But she says legalization happened far too quickly. “We didn’t have the time to really look at it, to weigh the pros and cons,” she says. “We haven’t talked about edibles, how it will be regulated, how it will affect kids.”
As for Nalepka, she doesn’t mince words. “I don’t know if there are words strong enough to explain my disgust,” she says. “It’s a crime” that legalization is happening in the District.
She says that legalization was not necessary to overcome racial disparities in drug-arrest rates. “Back in the 1980s, there were just as many African American parents involved in the movement as there were whites,” she says. “Everyone thought we could turn things around if we had the time to organize and save these kids.”
How quickly the country seems to have forgotten the lessons of the past, the now 78-year-old grandmother notes ruefully. In the 1970s, decriminalization launched an unregulated marijuana economy, with nearly unfettered access to the drug. Both she and Pettigrew say that the District’s law could do the same. Although Initiative 71 allows possession only for anyone 21 or older, it doesn’t provide specific regulations for sale or distribution. So pot, they say, may still be easily available to kids and teenagers.
Nalepka misses the community that formed in the 1980s and successfully rolled back marijuana decriminalization laws in every state. “Back then, we were able to educate parents and adults in the District and across the country,” she says. “We had support from families and from leaders.” Today, she is chagrined by the “blase statements” by President Obama and members of Congress who have suggested that their own marijuana use did them no harm. “It’s extremely important that elected officials not give kids the wrong idea,” she says, “but that’s not happening anymore.”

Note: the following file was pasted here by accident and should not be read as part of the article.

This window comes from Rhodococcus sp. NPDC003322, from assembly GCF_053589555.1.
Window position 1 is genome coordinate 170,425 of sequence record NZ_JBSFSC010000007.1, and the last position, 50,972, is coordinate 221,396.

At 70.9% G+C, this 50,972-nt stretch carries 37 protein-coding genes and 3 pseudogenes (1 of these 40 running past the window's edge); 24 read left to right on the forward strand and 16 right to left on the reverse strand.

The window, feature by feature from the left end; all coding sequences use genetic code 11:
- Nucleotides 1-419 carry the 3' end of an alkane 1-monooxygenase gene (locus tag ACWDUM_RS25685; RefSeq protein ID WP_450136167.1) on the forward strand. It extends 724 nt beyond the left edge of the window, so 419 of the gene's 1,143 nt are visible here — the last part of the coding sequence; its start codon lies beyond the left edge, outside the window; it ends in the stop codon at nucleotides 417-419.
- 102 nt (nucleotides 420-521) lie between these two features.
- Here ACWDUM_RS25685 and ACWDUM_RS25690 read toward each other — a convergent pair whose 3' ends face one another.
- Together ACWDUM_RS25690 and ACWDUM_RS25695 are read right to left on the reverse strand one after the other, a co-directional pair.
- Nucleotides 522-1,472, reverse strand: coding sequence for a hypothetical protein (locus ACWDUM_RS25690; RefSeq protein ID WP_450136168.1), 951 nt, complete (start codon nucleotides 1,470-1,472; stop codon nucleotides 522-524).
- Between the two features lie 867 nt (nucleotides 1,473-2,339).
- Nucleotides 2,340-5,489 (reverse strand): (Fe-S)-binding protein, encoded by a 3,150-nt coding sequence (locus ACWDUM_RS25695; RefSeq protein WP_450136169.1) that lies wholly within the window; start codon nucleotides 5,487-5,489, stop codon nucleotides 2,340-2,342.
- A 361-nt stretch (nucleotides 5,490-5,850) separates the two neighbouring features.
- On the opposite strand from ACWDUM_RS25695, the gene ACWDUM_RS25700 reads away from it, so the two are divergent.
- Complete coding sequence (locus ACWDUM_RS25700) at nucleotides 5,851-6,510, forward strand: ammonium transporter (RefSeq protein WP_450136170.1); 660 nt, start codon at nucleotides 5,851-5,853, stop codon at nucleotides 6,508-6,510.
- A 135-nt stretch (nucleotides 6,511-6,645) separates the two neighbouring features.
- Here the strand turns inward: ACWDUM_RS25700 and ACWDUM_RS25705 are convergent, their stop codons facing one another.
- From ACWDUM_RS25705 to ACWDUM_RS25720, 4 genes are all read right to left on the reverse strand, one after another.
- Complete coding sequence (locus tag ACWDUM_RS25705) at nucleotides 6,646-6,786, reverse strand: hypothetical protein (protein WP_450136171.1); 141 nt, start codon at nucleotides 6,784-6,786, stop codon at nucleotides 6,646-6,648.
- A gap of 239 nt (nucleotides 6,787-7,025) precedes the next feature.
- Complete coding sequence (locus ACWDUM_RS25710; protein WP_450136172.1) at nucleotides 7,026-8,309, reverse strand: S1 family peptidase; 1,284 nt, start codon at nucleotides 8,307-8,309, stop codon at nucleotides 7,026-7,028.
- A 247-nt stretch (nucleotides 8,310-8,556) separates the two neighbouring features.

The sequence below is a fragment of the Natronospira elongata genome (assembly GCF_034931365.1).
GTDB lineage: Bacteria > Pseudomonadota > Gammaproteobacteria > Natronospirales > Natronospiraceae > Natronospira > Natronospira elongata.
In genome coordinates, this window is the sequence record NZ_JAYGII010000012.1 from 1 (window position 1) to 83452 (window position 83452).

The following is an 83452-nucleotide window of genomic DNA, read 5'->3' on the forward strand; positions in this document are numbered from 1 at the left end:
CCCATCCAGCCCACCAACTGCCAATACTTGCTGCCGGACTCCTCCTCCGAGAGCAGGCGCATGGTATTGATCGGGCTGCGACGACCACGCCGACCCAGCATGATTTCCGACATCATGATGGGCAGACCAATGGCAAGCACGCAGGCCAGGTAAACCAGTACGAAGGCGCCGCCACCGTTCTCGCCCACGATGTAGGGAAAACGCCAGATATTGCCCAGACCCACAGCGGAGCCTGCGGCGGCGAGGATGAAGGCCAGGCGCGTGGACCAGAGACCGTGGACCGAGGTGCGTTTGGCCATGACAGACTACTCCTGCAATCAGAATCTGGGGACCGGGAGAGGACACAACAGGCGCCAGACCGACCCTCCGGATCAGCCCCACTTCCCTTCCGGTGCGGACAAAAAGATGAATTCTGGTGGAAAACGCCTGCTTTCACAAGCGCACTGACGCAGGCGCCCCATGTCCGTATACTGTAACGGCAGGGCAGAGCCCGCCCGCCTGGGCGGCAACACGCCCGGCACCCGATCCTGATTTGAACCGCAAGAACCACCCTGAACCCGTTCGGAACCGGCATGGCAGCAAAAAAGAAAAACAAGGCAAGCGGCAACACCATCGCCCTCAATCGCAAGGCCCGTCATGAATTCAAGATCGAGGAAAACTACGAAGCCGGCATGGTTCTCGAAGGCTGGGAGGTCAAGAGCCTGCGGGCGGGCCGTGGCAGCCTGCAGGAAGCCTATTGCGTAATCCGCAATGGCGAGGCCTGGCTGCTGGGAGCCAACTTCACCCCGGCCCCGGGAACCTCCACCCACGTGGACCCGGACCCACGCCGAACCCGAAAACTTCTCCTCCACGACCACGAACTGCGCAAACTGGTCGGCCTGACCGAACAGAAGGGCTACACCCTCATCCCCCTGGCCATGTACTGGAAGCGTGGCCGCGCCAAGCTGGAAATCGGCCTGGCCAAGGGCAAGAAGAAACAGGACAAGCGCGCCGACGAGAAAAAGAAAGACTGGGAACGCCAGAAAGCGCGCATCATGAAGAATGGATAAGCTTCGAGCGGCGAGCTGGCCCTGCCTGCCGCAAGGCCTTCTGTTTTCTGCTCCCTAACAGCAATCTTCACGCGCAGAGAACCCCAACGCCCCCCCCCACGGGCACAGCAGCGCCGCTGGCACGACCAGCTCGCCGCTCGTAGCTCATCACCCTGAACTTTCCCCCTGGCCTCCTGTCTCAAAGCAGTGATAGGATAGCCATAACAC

Despite its many successes, the parent movement began to crumble in the mid-1980s in the face of funding challenges and as the drug war heated up, and professional drug-education programs such as D.A.R.E. replaced what parent-
activists had been doing in their homes.
Still, both women remained active. Nalepka founded another youth-related program in 1998 and ran it for several years, while Pettigrew continued to work with minority families struggling with their kids’ drug problems. And they’re often recognized for their past efforts. “There are still times when a parent will come running over to me in church or at the mall and tell me how grateful they are because the movement helped get kids out of drug use,” Nalepka says.
She says that strong parenting can keep kids away from pot. She and Pettigrew raised their children to avoid drugs, and they went on to live happy, successful lives. But Nalepka and Pettigrew fear that legalization will make that much more difficult for parents today.
The parent movement’s greatest success, Pettigrew says, was making people aware that a problem existed. “We made people comfortable with talking about their kids’ drug use,” she says.
Today, she is trying to bridge the gap between her fears about marijuana’s effects on kids and the troubling rates of drug arrests among African Americans. The best solution, she says, is just what it was in the 1980s — bringing people together. “I would like to see communities come together to sit down and be educated about marijuana’s effects. We need to talk about what we should do, how we should do it, how we handle the problem and how we teach kids.”
“We need this kind of education because legalization affects the people who live here,” she says. “Not the bureaucrats, but the man in the street.”
And Initiative 71 may be just the thing to get her back into action. People started calling her as soon as the measure passed, she says, “telling me, ‘You’ve got to do something, Vonneva.’ As a warrior and an advocate, it’s hard for me to sit back.”
Nalepka’s activist days, however, are over. The parent movement fought the good fight, but times have changed, regrettably, she says.
“It’s heartbreaking,” she says, “to know that we accomplished so much, and now all that seems to have disappeared.”
Dufton is a fellow at the Center for Public Integrity and is working on a book about marijuana activism.